With cheating more prominent during distance learning, teachers have either enforced new testing guidelines or discontinued tests to ensure academic integrity. While there is a mutual understanding about modified testing accommodations, students and staff are divided concerning the necessity of these new policies.
Many students in science teacher Jennifer Wright’s classes were caught copying from external sources, prompting Wright to only accept handwritten responses. However, students continued to cheat, so Wright decided to begin issuing out zeros on tests with any copied answers.
“There were too many students to call home and cheating letters to go through,” Wright said. “Using the AP Lockdown Browser is a pain, [as] it does not always work on Chromebooks.”
To combat cheating, teachers adopted various online platforms, such as Go Formative, which enables them to monitor students’ progress as they are testing, and Quizizz, which imposes time restraints on individual questions. The “Gallery View” feature on Zoom allows teachers to proctor tests by allowing them to monitor students’ papers and hands.
“I feel like my teacher does not trust us, and it is really uncomfortable being watched while I am trying to focus,” sophomore Chris Yeung said. “I get worried that when I move my hands out of frame or stay on a question for too long, my teacher suspects that I am cheating.”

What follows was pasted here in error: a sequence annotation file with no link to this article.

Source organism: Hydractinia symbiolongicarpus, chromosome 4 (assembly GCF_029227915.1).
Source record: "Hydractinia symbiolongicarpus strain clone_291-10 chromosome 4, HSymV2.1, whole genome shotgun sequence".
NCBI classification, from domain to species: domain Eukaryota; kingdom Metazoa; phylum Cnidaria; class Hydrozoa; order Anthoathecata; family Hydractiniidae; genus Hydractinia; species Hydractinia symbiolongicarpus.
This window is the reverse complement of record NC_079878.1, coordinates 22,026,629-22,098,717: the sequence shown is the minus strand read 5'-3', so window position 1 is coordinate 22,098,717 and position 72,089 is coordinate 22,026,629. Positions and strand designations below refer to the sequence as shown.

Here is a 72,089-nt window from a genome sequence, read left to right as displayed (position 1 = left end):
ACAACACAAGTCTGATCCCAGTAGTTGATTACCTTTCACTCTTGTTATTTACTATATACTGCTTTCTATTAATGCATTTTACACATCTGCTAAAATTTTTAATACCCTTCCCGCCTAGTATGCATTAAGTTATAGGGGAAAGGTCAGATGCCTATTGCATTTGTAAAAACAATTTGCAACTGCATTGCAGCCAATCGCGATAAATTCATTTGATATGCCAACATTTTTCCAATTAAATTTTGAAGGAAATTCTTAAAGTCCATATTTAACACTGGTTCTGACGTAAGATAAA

As some teachers discontinue or decrease the amount of tests, students question whether they will meet the academic standards of a conventional school year.
“I understand why teachers are nervous about assigning tests,” senior Dat Nguy said. “Cheating impairs students’ [education] and restricts them from growth and development as a scholar. I wish there were new implementations put in place to prevent cheating because I am not satisfied with the quality of my education this year.”
Upon their first offense, students caught cheating are required to attend a meeting with their counselor and parents. The student’s discipline file will include a write-up on the incident. On the second occasion, the student will be referred to the Office of Student Employee Welfare, where an administrator will determine further consequences.